4. Very true & dealing with this with my family for the first time. Traveling home for the first time since “I got this” & mom with “need to buy groceries what can you eat” was actually kind of funny.
    Mom its simple anything that’s baked, has flour or package says flour or wheat are completely out. To stock up: baked potato, apples, peanut butter, refried beans, salad kit without croutons & that’s pretty much It till I get there. I can for sure get by on all those things & can find places once i get there. I hear this big sigh…”I know where to find all those things” is what I hear.
    Yeah mom I eat real food found in the real store, its easier than my brother or family holidays “ma I got this”. 🙂 🙂 how nice is it to be able to say that?

  5. Gluten Dude, you know, if celiac didn’t suck there’d be no need for a blog like this, or support networks, or bakeries run by your friends, or gluten awareness functions, etc.

    i am very happy for those who just turn that frown upside down and make the best of having to separate themselves from friends and family and just about every possible social function and work gathering. way to make GF lemonade from gluten-y lemons! i’m thrilled you’ve adjusted to it all so well.

    not all of us do.

    but ignoring the very real struggle so many of us go through and pooh-poohing anyone who isn’t singing “happy” every day is insulting, polarizing and incredibly unsupportive. you’ve taken on the role of community leader, yet you want to imply that anyone who isn’t embracing the joys of GF living is doing it MORALLY wrong, or is somehow a fundamentally lesser person. people who are struggling are the ones who MOST need community support – not shame and subtle insults and an us vs them mentality. (like we don’t already have that on pizza day at work, or at every family gathering, or at community potlucks, or at holidays gatherings, etc.)

    so kudos, GD, for yet another holier-than-thou dig at the struggling celiacs. i’m sure your cheerleaders will chime in right behind you with more shame and insults. meanwhile, the people who are struggling will still struggle, and have yet another avenue of potential support closed to them because they dare to acknowledge that yes, celiac really does suck – because it’s way more than “just food.”

    1. Yikes…if you think this is a “celiac is great” blog, then you must be new here. My gosh, I even have an entire section devoted to celiac rants. http://glutendude.com/category/celiac-rant/

      I’ve said over and over again how much this disease sucks.

      I do my best to keep it balanced. If I harp on the negative too much, I get hell. If I focus on the positive, I get hell.

      What’s a Dude to do?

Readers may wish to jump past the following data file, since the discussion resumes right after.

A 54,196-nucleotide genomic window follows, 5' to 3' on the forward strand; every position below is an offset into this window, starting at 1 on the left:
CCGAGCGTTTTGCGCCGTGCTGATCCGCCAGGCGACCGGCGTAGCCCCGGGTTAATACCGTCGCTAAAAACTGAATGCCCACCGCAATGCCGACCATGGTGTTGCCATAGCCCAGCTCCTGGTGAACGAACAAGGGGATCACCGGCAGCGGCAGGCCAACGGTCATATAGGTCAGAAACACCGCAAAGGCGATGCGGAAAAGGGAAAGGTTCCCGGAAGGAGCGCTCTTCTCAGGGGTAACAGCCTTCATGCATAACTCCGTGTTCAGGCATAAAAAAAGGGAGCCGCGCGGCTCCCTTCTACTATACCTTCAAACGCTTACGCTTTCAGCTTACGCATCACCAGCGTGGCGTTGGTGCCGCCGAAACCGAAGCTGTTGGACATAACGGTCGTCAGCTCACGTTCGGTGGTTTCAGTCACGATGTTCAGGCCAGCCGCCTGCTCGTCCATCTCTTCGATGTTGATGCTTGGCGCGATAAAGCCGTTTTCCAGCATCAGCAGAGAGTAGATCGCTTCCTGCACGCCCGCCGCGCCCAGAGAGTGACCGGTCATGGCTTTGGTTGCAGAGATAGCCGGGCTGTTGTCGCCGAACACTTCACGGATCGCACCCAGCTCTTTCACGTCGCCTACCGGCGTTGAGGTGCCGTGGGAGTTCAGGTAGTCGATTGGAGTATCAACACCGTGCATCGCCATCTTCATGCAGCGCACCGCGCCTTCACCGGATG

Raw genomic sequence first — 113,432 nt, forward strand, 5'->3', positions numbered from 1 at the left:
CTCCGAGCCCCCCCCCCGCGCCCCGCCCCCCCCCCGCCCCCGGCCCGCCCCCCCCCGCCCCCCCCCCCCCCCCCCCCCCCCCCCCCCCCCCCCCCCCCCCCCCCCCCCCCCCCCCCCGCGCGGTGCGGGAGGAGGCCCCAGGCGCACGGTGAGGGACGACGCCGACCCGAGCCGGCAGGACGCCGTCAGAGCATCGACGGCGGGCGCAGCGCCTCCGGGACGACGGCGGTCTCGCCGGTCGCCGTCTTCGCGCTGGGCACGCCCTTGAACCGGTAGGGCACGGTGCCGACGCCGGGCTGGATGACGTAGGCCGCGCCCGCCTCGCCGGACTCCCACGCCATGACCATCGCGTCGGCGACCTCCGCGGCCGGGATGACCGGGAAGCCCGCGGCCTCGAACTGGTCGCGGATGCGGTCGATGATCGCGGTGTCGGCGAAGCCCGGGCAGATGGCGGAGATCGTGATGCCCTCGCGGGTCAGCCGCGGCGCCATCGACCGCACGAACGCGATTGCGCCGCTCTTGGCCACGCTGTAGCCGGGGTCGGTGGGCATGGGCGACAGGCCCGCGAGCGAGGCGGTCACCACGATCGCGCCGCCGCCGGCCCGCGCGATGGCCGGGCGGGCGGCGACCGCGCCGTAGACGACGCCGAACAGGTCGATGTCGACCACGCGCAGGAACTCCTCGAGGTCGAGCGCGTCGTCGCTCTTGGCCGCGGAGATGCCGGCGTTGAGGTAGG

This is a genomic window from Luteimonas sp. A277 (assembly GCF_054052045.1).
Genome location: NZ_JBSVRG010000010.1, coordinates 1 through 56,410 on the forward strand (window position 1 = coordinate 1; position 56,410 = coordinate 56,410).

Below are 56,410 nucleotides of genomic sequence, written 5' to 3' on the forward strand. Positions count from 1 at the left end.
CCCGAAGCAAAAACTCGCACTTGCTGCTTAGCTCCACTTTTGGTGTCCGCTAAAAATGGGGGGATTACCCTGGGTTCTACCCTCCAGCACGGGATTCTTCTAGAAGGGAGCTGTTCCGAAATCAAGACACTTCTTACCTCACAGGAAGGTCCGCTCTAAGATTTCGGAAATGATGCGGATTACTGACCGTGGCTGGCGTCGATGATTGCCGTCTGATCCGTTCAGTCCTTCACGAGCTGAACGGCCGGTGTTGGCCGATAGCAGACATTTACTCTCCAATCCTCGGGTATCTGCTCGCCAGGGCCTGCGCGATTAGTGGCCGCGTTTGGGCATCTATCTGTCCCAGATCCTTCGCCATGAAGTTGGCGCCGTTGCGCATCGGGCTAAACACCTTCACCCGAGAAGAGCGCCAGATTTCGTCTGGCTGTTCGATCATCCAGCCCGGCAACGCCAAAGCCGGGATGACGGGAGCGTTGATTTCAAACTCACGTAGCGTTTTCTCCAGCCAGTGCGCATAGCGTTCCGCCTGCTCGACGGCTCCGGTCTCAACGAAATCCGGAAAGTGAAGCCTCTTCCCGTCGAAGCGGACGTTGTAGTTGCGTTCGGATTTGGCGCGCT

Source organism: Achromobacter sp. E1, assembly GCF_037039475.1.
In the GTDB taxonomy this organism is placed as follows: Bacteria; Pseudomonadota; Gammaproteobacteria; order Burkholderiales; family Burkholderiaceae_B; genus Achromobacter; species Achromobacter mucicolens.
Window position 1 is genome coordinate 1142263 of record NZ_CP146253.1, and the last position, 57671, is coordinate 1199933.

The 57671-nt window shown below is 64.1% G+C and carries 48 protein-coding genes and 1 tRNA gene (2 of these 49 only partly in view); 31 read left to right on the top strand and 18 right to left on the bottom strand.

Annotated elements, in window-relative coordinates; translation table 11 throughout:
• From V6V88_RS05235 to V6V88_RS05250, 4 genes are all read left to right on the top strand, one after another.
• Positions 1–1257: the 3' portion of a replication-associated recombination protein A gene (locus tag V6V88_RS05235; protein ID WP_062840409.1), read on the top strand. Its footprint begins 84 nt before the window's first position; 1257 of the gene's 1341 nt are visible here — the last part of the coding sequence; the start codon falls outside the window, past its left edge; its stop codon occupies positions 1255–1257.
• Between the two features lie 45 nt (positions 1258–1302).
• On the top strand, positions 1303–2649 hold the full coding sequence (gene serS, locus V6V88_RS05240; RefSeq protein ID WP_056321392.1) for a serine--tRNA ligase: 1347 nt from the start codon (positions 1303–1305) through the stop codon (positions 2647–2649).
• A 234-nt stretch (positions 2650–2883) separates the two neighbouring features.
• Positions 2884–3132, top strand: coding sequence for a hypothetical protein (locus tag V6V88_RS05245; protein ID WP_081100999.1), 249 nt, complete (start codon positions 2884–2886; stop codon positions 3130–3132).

My best…like I always have and always will.

      But honestly…you have me pegged wrong.

    2. Ok justagirl hands on your head & step away from the gluten rage…this too shall pass.

      No one is selling lemonade & that’s certainly not disney birds that fly out our butts. Several of us have been on this journey a lot longer. Small victories like my mother not being a drama queen making this disease all about her & my business trip where i get to see her A LOT more stressful is a victory worth celebrating.

      In the beginning small victories like only visiting the toilet 10 times is a big deal. Finding your decadence (mine has always been chocolate) that’s safe is worthy of a little store asile dance the first time. This is a process & takes time. In a year you will find more humor in your own statements than you do now…stay the course this does get better!!

      1. thetxlady

        Before I sign off for the day and take my Dad to his eye dr appt., I had to tell you how much your spunk reminds me of one of my best friend’s “pistol packing momma/grandma” who at 89 has not lost any of her spunk mostly because of spending her life in between Houston and Dallas.

        Most grown men are afraid (and should be) of her still today.

        It must be something in the water (or I guess could be in the tequila – not to offend you) in Texas. You made me laugh before and you did again today.


    3. GD knows how much it sucks. He has repeatedly said that on this blog. But sometimes you really do have to be appreciative of the fact that as persons with Celiac Disease or Gluten Sensitivity, we can really make a difference in our health.

      Trust me, I travel a lot, and it would be so very much easier to just drive through and eat while moving than to get out the cooler, grab something I have to sit still to eat with a fork and then force myself to move on… but I’m able to do so because I’m not in the bathroom for half the day.